See my current publications here

Broadly, my career has focused on lithium-ion battery lifetime, failure, quality, and reliability, with an emphasis on data-driven techniques.


As the cofounder and CTO of Glimpse, I set our technical vision and roadmap. I’m primarily responsible for our image stack, ranging from state-of-the-art X-ray imaging hardware to software-based image enhancement and battery-specific automated inspection.


As a member of the Cell Qualification team, I worked at the intersection of lab testing, cell production, and field quality to understand and prevent key lithium-ion battery failure modes. In addition, my team developed data-driven techniques for characterizing cell performance, lifetime, quality, and variabiliity.


As a PhD student in the Stanford Department of Materials Science and Engineering, I worked with Prof. William Chueh on making lithium-ion batteries last longer and charge faster. My work aimed to combine fundamental and applied approaches to study battery degradation.

My primary projects included:

  1. Data-driven methods for predicting and optimizing battery lifetime during fast charging. Fast charging is important for widespread adaptation of electric vehicles, but it generally reduces battery lifetime. Multistep charging protocols can achieve both low charging time and high lifetime, but this optimization problem is expensive due to the long testing time and large number of experiments required. In our work, we first developed machine learning models to predict the final lifetime (1000s of cycles) using data from the first 100 cycles. Then, we used optimal experimental design to efficiently find the highest-lifetime charging protocols. This work was published in Nature and Nature Energy and covered by outlets such as WIRED and the WSJ.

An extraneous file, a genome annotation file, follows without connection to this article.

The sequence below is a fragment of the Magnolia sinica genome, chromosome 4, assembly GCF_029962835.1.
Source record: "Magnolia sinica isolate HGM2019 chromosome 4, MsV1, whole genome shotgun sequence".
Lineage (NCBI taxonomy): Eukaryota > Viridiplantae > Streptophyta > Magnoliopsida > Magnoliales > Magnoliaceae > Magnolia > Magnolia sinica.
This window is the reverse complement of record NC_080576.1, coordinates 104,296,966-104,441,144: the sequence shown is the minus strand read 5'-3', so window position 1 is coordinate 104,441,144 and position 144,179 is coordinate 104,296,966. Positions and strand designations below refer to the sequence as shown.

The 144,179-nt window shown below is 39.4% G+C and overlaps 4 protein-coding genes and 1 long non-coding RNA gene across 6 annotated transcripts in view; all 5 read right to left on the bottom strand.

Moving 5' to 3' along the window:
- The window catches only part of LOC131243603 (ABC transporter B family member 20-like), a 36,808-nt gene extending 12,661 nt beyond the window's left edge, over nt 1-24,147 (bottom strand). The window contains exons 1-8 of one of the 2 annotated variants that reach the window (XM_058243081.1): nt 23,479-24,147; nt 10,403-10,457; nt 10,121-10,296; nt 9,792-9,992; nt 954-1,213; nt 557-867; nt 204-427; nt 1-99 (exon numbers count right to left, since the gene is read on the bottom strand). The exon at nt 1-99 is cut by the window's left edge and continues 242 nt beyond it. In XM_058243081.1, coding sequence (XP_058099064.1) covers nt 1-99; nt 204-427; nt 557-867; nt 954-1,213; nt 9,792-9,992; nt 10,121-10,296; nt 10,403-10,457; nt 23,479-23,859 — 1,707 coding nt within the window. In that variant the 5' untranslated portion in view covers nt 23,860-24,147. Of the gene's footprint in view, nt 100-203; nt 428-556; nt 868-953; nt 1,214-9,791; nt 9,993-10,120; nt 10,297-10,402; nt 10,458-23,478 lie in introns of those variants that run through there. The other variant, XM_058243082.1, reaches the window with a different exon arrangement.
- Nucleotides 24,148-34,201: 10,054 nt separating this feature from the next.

2. Characterizing the growth of the solid-electrolyte interphase (SEI). SEI growth is a major degradation mode in lithium-ion batteries. This process is similar to iron oxidation (i.e. rusting); a surface layer forms that both consumes material (lithium or iron) and also prevents further growth (termed self-passivation). We characterized SEI growth via both microscopic and electrochemical techniques. Notably, we discovered that the growth of this layer occurs much faster during battery charging than battery discharging.